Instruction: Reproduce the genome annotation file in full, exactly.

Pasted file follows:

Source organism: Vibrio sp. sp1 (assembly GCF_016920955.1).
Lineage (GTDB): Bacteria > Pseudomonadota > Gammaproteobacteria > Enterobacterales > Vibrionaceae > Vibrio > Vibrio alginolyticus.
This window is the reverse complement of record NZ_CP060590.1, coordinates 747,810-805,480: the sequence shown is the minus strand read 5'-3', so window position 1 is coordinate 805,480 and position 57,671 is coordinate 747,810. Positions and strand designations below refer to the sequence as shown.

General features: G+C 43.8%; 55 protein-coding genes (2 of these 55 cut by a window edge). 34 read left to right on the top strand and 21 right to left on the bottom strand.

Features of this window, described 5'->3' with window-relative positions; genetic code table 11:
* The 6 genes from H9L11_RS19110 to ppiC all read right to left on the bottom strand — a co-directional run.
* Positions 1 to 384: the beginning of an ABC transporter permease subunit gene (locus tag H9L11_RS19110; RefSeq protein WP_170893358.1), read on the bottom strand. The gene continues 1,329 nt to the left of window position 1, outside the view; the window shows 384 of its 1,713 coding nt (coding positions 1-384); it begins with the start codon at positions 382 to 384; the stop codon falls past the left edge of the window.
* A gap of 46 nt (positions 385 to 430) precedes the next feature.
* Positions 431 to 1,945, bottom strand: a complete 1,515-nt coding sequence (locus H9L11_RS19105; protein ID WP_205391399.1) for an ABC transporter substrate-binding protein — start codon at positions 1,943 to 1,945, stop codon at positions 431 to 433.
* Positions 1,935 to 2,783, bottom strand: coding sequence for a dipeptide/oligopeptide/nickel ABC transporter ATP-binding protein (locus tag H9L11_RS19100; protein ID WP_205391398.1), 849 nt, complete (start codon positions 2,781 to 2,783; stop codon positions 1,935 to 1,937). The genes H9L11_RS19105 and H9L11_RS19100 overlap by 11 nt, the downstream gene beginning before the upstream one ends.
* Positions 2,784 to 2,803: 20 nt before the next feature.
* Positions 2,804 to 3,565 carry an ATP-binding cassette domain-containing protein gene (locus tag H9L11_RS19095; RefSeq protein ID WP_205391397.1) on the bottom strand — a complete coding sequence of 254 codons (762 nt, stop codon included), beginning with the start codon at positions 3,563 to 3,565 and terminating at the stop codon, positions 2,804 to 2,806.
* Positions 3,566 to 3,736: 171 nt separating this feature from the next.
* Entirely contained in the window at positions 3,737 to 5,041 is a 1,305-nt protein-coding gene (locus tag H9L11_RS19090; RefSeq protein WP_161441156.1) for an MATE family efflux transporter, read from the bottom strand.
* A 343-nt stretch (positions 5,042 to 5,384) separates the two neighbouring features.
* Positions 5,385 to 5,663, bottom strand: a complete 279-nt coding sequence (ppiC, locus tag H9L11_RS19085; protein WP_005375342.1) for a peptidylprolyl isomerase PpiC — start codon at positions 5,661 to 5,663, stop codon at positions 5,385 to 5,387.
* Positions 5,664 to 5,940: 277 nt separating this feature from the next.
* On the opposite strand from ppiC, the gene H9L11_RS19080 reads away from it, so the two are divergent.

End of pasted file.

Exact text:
Source organism: Vibrio sp. sp1 (assembly GCF_016920955.1).
Lineage (GTDB): Bacteria > Pseudomonadota > Gammaproteobacteria > Enterobacterales > Vibrionaceae > Vibrio > Vibrio alginolyticus.
This window is the reverse complement of record NZ_CP060590.1, coordinates 747,810-805,480: the sequence shown is the minus strand read 5'-3', so window position 1 is coordinate 805,480 and position 57,671 is coordinate 747,810. Positions and strand designations below refer to the sequence as shown.

General features: G+C 43.8%; 55 protein-coding genes (2 of these 55 cut by a window edge). 34 read left to right on the top strand and 21 right to left on the bottom strand.

Features of this window, described 5'->3' with window-relative positions; genetic code table 11:
* The 6 genes from H9L11_RS19110 to ppiC all read right to left on the bottom strand — a co-directional run.
* Positions 1 to 384: the beginning of an ABC transporter permease subunit gene (locus tag H9L11_RS19110; RefSeq protein WP_170893358.1), read on the bottom strand. The gene continues 1,329 nt to the left of window position 1, outside the view; the window shows 384 of its 1,713 coding nt (coding positions 1-384); it begins with the start codon at positions 382 to 384; the stop codon falls past the left edge of the window.
* A gap of 46 nt (positions 385 to 430) precedes the next feature.
* Positions 431 to 1,945, bottom strand: a complete 1,515-nt coding sequence (locus H9L11_RS19105; protein ID WP_205391399.1) for an ABC transporter substrate-binding protein — start codon at positions 1,943 to 1,945, stop codon at positions 431 to 433.
* Positions 1,935 to 2,783, bottom strand: coding sequence for a dipeptide/oligopeptide/nickel ABC transporter ATP-binding protein (locus tag H9L11_RS19100; protein ID WP_205391398.1), 849 nt, complete (start codon positions 2,781 to 2,783; stop codon positions 1,935 to 1,937). The genes H9L11_RS19105 and H9L11_RS19100 overlap by 11 nt, the downstream gene beginning before the upstream one ends.
* Positions 2,784 to 2,803: 20 nt before the next feature.
* Positions 2,804 to 3,565 carry an ATP-binding cassette domain-containing protein gene (locus tag H9L11_RS19095; RefSeq protein ID WP_205391397.1) on the bottom strand — a complete coding sequence of 254 codons (762 nt, stop codon included), beginning with the start codon at positions 3,563 to 3,565 and terminating at the stop codon, positions 2,804 to 2,806.
* Positions 3,566 to 3,736: 171 nt separating this feature from the next.
* Entirely contained in the window at positions 3,737 to 5,041 is a 1,305-nt protein-coding gene (locus tag H9L11_RS19090; RefSeq protein WP_161441156.1) for an MATE family efflux transporter, read from the bottom strand.
* A 343-nt stretch (positions 5,042 to 5,384) separates the two neighbouring features.
* Positions 5,385 to 5,663, bottom strand: a complete 279-nt coding sequence (ppiC, locus tag H9L11_RS19085; protein WP_005375342.1) for a peptidylprolyl isomerase PpiC — start codon at positions 5,661 to 5,663, stop codon at positions 5,385 to 5,387.
* Positions 5,664 to 5,940: 277 nt separating this feature from the next.
* On the opposite strand from ppiC, the gene H9L11_RS19080 reads away from it, so the two are divergent.